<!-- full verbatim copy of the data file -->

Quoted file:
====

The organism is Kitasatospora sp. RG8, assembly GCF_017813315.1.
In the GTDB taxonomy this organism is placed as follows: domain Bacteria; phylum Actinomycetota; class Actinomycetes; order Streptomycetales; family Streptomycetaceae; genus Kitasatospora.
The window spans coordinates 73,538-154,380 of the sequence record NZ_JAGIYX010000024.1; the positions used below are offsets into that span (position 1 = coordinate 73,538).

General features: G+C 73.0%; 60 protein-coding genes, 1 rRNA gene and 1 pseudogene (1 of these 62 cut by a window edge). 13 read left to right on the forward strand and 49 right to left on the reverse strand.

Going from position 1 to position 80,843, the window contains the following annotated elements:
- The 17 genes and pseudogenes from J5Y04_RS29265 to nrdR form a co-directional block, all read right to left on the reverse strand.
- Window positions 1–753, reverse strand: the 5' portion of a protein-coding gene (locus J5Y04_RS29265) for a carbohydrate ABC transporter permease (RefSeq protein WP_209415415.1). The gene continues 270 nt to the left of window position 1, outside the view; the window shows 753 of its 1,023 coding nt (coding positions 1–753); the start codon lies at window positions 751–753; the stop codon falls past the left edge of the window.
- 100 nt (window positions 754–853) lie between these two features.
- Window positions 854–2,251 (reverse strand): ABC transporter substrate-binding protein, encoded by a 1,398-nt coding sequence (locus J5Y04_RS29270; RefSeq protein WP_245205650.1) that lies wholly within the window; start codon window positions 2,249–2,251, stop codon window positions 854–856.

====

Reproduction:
The organism is Kitasatospora sp. RG8, assembly GCF_017813315.1.
In the GTDB taxonomy this organism is placed as follows: domain Bacteria; phylum Actinomycetota; class Actinomycetes; order Streptomycetales; family Streptomycetaceae; genus Kitasatospora.
The window spans coordinates 73,538-154,380 of the sequence record NZ_JAGIYX010000024.1; the positions used below are offsets into that span (position 1 = coordinate 73,538).

General features: G+C 73.0%; 60 protein-coding genes, 1 rRNA gene and 1 pseudogene (1 of these 62 cut by a window edge). 13 read left to right on the forward strand and 49 right to left on the reverse strand.

Going from position 1 to position 80,843, the window contains the following annotated elements:
- The 17 genes and pseudogenes from J5Y04_RS29265 to nrdR form a co-directional block, all read right to left on the reverse strand.
- Window positions 1–753, reverse strand: the 5' portion of a protein-coding gene (locus J5Y04_RS29265) for a carbohydrate ABC transporter permease (RefSeq protein WP_209415415.1). The gene continues 270 nt to the left of window position 1, outside the view; the window shows 753 of its 1,023 coding nt (coding positions 1–753); the start codon lies at window positions 751–753; the stop codon falls past the left edge of the window.
- 100 nt (window positions 754–853) lie between these two features.
- Window positions 854–2,251 (reverse strand): ABC transporter substrate-binding protein, encoded by a 1,398-nt coding sequence (locus J5Y04_RS29270; RefSeq protein WP_245205650.1) that lies wholly within the window; start codon window positions 2,249–2,251, stop codon window positions 854–856.